We now have the Twitter tag @ccess! This is fantastic. Thanks to Tyler Neylon for making this happen.
The progress on http://access.okfn.org and http://whoneedsaccess.org is fantastic. On the latter we are getting daily stories from the #scholarlypoor – people who want to read the scholarly literature and cannot. Read them and see how powerful their stories are – people who leave their job feel a great sense of loss and deprivation, and spending thousands of dollars is not an option.
I’m going to Rhodes House Oxford for : Scientific Evolution, Open Science and the future of publishing www.evolutionofscience.org/ This is a great event and I’ve been asked to ask a question. I’ve sent this in – not sure whether the panellists have seen it so I shan’t put it here but it’s about the #scholarlypoor. The tragedy is that the world is deprived of scholarship and we have to put that right. The first step is to recognise it and cement it in our articles of policy – my approach is http://blogs.ch.cam.ac.uk/pmr/2011/09/30/access-to-scientific-publications-should-be-a-fundamental-right/ .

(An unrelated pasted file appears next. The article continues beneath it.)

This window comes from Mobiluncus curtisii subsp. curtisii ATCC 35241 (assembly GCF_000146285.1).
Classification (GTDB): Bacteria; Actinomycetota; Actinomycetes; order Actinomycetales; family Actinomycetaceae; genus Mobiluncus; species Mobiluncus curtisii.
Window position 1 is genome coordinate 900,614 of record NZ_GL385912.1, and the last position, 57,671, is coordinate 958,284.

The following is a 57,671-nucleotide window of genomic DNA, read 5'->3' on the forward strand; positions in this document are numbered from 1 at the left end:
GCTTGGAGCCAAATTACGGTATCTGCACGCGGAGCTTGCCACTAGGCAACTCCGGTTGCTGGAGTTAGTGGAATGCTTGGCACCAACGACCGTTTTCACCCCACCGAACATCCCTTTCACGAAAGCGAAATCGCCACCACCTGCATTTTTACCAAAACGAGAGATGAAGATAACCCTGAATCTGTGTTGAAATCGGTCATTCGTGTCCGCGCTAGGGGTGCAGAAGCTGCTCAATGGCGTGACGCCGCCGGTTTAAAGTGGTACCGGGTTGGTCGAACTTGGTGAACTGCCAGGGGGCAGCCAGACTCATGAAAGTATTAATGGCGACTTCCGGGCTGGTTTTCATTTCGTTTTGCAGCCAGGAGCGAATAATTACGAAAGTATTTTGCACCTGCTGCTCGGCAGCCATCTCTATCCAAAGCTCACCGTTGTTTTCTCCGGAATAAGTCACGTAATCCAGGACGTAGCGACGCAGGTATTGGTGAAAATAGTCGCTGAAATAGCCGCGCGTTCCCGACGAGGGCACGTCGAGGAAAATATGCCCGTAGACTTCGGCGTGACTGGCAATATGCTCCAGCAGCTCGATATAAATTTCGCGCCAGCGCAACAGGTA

Then we have to work out how to make it happen. This is where the #scholarlypoor have the power. We – I count myself as part of the #scholarlypoor as the publishers have forbidden me to do the research I want – should mobilise and make our voice heard. If the world trembles when 7000 academics (including me) Boycott Elsevier then how much more the power of the world, feeling the deprivation.
And, yes, unlike the woolliness of most academics this is a hardball fight. The #scholarlypoor have no hIndexes to worry about and their demand is simple (I have been on enough demonstrations to know this by heart!)
- What do we want?
- When do we want it?
If you can remember this simple chant, join us.